Here is also a story about a love doctor.
Oh dear. For a moment my mind almost went blank. I almost forgot who this love doctor was. I’m going to tell you a short story about this famous doctor and another man who created him. Yes, Dr. Zhivago is not a real person. He is a work of fiction. Dr. Zhivago, to my mind, is one of the greatest (and most tragic) love stories ever told. This exceptional man’s love, by the way, stretches way beyond the love he felt for just one and two good women.
Those late night DJs who proclaim themselves as love doctors have nothing in comparison to this great protagonist. At the very least, they are pelting out agreeably melodious rhythm and blues classics for late night lovers. At their utmost worst, they are turning the latest hits which leave nothing to the imagination in regard to its base and suggestive lyrics. Now, I need to point out that I’m no prude.
I am just as liberal and open minded as the next modern woman, especially those who are independent and free-spirited. But come on ladies, where’s the creativity and skill in concocting such rubbish. A quick and easy scribble on the notepad has led to many a hip-hop artist and pop star producing a mega-million dollar hit. But every now and again, you get women who are very good with the creation of their lyrics.
You get girls like Enya and Adele. There are countless others. Joni Mitchell does not count. Her music breaks my heart. There are guys out there who know how to creatively produce good lyrics and imaginative and toe-tapping songs all about love. I’m not a Madonna fan. Boy, has she aged (un)well. Age catches you eventually. But more than twenty years ago she put out one decent record which I used to listen to over and over again.
It was called True Blue. One of the songs on that album was called Love Makes the World Go Round. While I was thinking about how to compose this post, I suddenly had that song in mind, after all these years. But I had been thinking a lot more about the great Russian poet, Boris Pasternak, and his timeless modern classic and love story, Dr Zhivago. I have the paperback version of this book on my shelf.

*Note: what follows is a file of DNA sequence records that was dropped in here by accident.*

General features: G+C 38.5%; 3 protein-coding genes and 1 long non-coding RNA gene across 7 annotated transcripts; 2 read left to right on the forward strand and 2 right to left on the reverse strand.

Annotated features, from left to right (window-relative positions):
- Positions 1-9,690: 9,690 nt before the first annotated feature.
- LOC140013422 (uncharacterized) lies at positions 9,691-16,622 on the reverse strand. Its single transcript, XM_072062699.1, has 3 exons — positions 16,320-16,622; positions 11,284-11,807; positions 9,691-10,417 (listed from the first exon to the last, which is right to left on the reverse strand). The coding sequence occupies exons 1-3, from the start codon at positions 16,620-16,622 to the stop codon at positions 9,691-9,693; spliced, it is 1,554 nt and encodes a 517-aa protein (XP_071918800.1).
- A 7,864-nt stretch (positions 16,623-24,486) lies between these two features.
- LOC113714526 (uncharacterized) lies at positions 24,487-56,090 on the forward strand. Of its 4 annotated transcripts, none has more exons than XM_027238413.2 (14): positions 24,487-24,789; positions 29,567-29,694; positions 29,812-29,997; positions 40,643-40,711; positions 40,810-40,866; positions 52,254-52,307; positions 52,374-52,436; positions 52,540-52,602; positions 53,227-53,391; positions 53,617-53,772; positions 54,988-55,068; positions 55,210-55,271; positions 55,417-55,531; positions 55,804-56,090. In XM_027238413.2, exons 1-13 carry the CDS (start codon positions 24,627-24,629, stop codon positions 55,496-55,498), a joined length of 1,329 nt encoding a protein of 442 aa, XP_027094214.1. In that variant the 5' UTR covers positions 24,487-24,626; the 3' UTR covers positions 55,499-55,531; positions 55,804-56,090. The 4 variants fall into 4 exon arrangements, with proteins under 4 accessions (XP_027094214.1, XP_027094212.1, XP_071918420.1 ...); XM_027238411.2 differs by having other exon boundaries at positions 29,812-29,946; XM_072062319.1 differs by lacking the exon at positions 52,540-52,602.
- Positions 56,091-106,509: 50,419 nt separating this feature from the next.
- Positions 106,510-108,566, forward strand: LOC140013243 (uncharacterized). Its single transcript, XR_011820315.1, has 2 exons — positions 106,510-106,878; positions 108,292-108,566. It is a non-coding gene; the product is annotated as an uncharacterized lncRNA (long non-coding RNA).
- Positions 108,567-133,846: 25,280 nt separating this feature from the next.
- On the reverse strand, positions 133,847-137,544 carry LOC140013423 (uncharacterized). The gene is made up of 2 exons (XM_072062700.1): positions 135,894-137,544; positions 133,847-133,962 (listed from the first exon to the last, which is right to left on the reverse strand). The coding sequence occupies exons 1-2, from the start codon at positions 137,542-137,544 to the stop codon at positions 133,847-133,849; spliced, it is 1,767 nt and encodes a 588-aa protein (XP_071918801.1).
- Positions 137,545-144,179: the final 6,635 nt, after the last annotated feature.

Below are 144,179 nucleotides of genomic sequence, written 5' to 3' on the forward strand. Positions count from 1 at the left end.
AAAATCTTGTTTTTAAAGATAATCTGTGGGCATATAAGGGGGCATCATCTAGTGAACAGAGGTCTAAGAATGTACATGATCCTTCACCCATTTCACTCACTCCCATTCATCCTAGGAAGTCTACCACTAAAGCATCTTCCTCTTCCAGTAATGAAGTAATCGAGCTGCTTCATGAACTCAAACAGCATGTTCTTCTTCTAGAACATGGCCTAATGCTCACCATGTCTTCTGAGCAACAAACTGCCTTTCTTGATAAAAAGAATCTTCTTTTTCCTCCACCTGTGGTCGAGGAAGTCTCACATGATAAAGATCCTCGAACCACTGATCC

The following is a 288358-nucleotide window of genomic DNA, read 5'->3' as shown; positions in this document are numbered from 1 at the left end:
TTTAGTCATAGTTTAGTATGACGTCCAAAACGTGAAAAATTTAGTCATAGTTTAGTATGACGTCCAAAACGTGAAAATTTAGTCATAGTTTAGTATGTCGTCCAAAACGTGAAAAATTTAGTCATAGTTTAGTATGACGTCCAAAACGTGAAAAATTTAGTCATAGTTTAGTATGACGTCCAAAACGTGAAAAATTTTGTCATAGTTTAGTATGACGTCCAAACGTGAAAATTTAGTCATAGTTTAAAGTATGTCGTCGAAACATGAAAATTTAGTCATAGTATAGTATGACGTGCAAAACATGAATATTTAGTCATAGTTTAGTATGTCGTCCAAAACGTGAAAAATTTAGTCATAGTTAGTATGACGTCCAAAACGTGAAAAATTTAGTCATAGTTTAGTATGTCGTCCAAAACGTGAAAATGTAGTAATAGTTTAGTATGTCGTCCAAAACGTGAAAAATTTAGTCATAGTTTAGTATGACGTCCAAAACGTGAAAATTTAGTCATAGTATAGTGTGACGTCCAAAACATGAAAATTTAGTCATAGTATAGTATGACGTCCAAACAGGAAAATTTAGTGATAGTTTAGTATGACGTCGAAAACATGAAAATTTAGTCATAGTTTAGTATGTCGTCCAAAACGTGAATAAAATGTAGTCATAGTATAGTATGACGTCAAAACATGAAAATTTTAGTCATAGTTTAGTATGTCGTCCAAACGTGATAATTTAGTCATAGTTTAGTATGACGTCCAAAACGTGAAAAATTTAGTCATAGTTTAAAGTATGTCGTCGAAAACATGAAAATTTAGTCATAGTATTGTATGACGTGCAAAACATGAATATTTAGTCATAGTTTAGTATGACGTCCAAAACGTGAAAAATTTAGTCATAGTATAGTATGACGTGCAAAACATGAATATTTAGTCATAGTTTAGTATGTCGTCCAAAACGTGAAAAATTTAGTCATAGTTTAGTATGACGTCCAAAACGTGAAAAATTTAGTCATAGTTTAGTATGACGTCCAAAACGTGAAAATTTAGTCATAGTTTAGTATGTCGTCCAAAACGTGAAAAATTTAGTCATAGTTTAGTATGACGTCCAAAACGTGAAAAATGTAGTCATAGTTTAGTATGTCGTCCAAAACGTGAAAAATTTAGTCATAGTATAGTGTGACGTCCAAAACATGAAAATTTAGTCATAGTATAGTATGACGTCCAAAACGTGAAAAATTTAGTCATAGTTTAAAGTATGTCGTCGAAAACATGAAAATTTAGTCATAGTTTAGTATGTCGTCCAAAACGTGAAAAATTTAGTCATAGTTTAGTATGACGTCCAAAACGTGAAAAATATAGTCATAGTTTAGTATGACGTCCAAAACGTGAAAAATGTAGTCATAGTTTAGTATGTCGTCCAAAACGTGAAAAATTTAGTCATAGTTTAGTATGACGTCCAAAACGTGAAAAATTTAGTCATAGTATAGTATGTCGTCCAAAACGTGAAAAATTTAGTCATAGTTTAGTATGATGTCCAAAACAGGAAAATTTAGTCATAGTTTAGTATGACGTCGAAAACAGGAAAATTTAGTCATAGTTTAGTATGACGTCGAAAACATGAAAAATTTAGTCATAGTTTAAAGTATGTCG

I am itching to begin reading it. I have a peculiar reading habit in the sense that the current pile of books on my desk are all being read through alphabetically. So, it’s likely to be a while before I get around to this masterpiece. But in the meantime, I’ve seen David Lean’s panoramic film adaptation at least twice over on DVD. Now girls, while I highly recommend that those of you, who haven’t seen this award-winning film, do go out and get you a copy of it to watch, I have to warn you that it is incredibly long.
The movie came up on our screens some years ago. It was usually re-broadcast late at night after the prime-time shows had ended. Try and keep your peepers open for this if you were as tired as me then. Each time I doggedly tried to watch the film, I drifted off to sleep. But then several years later, I finally came across this double DVD pack which you can now buy or download anywhere in the world.
I prepared myself well both mentally and physically. I got some snacks ready while a very nice prelude of originally composed film score music was playing. Then the show started. For me, it was gripping and exciting all the way through. Because this love story, as I mentioned earlier, goes way beyond one brilliant man’s tragic love for two, not one, women. He loved his country and he hated what was happening to it.
He was a pacifist and loved his fellow citizens, no matter what religion, social class or ethnic background they had. So, this peace loving gentleman could never actively join in the bloody revolutions that took place across Russia from the turn of the century right up to well after the Second World War He made his own contributions through his dutiful observation of the Hippocratic Oath which all doctors were required to take before they began practicing.
I wonder if any doctors still do that today. I’m pretty sure that the good men and women of Doctors without Borders do anyway. Dr Zhivago was also in love with words. He composed powerful lines of poetry which combined well with the mesmerizing landscapes of both rural and urban Russia that David Lean and his film team created. Of course, to add insult to Zhivago’s tragic life, his poetry became famous all the way to Paris, France.
But the Soviet authorities did not take kindly to his ‘revolutionary’ words. The good man’s tragedy of being denied the right to practice medicine and craft beautiful prose sadly went along with being torn between two women. He did not deliberately stray from his respectable wife and fling himself into the arms of his mistress. It was his circumstances of life. But he always tried his best to make the most of his harsh life.
His positive demeanor rubbed off well on those who loved and cared for him in return. But. Watch the film and see for yourself (if you haven’t seen it yet).
Right, I hope that last post has managed to get your creative juices flowing for a bit, so much so that you’re really keen to get your act together and